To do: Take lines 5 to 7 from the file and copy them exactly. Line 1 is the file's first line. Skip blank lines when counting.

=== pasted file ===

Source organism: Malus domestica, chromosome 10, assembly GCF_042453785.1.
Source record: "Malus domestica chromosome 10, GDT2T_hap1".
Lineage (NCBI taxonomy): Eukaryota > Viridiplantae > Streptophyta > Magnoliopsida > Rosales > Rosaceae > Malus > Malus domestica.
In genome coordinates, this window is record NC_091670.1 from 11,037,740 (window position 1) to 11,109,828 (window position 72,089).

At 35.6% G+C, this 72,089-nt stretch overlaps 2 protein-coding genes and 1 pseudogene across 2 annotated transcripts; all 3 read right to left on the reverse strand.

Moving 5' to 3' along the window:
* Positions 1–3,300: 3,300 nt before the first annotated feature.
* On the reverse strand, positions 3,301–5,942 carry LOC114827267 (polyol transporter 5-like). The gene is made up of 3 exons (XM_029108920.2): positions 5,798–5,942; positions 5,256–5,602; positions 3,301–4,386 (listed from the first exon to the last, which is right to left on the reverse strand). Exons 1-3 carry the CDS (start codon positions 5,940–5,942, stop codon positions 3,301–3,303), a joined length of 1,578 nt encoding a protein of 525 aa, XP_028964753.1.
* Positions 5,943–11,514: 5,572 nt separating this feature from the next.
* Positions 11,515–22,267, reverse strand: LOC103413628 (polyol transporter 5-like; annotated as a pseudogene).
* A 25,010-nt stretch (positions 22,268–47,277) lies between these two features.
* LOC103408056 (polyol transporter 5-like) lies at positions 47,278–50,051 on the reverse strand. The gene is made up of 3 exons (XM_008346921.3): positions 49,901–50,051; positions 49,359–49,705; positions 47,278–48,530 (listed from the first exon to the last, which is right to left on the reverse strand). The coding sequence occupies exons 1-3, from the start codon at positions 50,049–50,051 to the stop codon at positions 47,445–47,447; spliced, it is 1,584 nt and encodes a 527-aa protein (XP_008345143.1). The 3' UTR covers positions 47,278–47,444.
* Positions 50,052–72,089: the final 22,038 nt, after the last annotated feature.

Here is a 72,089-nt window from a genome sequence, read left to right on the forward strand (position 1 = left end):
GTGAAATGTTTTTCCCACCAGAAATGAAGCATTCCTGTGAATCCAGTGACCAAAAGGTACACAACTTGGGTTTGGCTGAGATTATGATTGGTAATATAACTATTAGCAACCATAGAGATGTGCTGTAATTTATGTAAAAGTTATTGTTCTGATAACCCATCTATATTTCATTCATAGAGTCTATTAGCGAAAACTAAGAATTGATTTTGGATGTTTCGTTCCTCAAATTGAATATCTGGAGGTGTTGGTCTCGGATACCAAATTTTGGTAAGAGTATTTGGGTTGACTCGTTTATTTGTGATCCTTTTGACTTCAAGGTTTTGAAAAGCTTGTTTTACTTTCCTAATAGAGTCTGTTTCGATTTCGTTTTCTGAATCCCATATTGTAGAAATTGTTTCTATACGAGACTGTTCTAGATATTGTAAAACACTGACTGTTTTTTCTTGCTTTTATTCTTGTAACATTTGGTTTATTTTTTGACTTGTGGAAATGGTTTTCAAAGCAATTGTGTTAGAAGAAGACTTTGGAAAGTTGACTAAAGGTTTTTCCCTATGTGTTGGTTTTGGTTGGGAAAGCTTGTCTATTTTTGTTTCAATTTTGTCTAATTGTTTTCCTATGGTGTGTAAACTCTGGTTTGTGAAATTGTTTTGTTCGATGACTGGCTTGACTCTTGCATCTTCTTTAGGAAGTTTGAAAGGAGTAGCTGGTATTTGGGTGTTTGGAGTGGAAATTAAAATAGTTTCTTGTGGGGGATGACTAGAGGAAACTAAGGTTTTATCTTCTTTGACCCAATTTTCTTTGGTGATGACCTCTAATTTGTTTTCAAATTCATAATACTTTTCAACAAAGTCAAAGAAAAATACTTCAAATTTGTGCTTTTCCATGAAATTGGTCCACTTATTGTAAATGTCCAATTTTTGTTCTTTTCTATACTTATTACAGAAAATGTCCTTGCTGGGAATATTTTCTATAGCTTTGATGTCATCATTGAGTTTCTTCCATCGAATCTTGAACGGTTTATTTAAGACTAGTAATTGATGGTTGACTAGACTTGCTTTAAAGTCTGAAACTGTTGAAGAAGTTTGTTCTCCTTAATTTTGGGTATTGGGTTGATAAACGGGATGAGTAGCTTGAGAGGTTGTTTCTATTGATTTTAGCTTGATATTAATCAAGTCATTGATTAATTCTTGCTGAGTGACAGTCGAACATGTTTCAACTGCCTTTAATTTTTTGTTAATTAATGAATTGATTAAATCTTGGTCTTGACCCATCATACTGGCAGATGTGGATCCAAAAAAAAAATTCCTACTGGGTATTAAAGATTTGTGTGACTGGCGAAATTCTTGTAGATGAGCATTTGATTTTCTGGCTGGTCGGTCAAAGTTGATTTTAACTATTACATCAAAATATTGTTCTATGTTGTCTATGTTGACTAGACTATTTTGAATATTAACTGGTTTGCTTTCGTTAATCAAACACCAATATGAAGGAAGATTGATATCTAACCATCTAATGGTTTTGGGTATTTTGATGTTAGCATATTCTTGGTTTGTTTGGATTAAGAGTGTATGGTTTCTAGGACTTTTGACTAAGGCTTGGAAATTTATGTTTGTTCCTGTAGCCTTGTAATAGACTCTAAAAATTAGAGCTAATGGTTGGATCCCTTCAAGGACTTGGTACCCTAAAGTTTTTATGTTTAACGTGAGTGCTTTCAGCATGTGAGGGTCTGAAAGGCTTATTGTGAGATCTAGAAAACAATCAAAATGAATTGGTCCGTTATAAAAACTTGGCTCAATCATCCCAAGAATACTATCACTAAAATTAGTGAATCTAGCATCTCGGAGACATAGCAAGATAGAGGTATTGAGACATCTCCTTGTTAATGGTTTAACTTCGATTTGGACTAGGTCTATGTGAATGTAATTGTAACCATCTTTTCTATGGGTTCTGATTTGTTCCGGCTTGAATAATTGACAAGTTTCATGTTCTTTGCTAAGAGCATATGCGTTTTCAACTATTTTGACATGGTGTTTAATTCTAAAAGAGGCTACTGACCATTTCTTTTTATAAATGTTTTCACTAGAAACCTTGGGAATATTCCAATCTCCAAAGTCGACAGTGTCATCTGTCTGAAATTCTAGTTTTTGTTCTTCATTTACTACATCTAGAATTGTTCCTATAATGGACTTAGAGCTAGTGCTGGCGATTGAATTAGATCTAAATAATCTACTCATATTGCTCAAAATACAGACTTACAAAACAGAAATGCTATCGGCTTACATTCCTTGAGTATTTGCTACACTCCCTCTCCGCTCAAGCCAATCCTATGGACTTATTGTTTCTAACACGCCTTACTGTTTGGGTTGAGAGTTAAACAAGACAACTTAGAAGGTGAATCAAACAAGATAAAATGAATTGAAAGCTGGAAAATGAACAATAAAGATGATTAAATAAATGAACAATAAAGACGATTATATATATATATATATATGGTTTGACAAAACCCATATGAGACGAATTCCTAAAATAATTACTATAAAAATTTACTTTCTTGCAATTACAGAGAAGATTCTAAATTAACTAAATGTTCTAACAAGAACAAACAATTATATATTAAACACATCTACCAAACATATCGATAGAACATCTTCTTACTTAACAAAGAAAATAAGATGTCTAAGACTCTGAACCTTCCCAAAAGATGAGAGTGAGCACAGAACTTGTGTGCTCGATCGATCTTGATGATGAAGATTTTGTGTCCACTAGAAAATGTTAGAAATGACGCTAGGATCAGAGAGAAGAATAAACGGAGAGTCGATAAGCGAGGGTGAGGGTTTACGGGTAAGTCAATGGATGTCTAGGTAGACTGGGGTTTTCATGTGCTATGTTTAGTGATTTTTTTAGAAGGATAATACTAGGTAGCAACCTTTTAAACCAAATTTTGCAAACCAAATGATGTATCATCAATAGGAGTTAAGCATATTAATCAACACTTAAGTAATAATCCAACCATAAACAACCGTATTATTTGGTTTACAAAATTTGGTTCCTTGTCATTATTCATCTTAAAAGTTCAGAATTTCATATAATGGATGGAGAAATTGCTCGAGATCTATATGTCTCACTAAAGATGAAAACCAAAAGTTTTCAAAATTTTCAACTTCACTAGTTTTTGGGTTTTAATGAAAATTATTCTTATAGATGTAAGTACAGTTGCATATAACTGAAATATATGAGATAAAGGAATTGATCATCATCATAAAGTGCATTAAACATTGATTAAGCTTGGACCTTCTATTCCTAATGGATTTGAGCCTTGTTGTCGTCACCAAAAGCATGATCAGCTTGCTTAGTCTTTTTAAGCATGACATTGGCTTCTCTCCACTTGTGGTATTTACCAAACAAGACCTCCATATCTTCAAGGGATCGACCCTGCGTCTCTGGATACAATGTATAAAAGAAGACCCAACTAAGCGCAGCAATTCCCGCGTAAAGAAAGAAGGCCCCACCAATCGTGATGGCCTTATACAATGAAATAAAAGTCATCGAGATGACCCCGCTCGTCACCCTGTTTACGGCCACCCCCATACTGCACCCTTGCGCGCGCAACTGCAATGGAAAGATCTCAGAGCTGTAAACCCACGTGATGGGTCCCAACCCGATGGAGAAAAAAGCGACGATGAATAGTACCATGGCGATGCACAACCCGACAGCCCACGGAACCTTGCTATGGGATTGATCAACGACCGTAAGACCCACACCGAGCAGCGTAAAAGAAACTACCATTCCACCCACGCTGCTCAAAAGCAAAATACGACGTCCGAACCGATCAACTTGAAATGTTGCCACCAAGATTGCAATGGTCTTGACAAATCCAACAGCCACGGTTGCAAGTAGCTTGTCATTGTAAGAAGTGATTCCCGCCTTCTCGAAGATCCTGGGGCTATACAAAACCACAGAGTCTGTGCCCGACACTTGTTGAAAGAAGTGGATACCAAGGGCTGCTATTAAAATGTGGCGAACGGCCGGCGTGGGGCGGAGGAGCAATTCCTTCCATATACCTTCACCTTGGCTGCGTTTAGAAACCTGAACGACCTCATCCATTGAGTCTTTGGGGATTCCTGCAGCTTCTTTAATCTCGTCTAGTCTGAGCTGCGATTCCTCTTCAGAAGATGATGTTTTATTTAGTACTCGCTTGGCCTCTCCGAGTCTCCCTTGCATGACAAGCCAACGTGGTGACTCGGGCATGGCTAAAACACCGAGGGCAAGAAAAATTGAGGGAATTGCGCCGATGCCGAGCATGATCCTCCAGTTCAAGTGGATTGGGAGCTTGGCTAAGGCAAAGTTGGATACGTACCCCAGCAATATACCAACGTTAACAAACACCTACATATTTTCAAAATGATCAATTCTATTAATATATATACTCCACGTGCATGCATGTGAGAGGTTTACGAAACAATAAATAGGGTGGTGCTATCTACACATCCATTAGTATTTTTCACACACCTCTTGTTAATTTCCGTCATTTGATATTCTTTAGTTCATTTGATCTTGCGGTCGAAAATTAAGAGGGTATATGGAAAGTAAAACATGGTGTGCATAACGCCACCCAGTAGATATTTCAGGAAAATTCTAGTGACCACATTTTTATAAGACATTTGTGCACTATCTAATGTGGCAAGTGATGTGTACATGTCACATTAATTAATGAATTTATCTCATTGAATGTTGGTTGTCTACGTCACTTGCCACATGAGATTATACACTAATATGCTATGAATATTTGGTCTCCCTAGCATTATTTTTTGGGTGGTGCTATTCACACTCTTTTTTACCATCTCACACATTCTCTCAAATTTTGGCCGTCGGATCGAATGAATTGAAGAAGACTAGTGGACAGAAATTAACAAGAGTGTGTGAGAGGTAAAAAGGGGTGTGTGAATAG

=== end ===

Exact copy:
At 35.6% G+C, this 72,089-nt stretch overlaps 2 protein-coding genes and 1 pseudogene across 2 annotated transcripts; all 3 read right to left on the reverse strand.

Moving 5' to 3' along the window:
* Positions 1–3,300: 3,300 nt before the first annotated feature.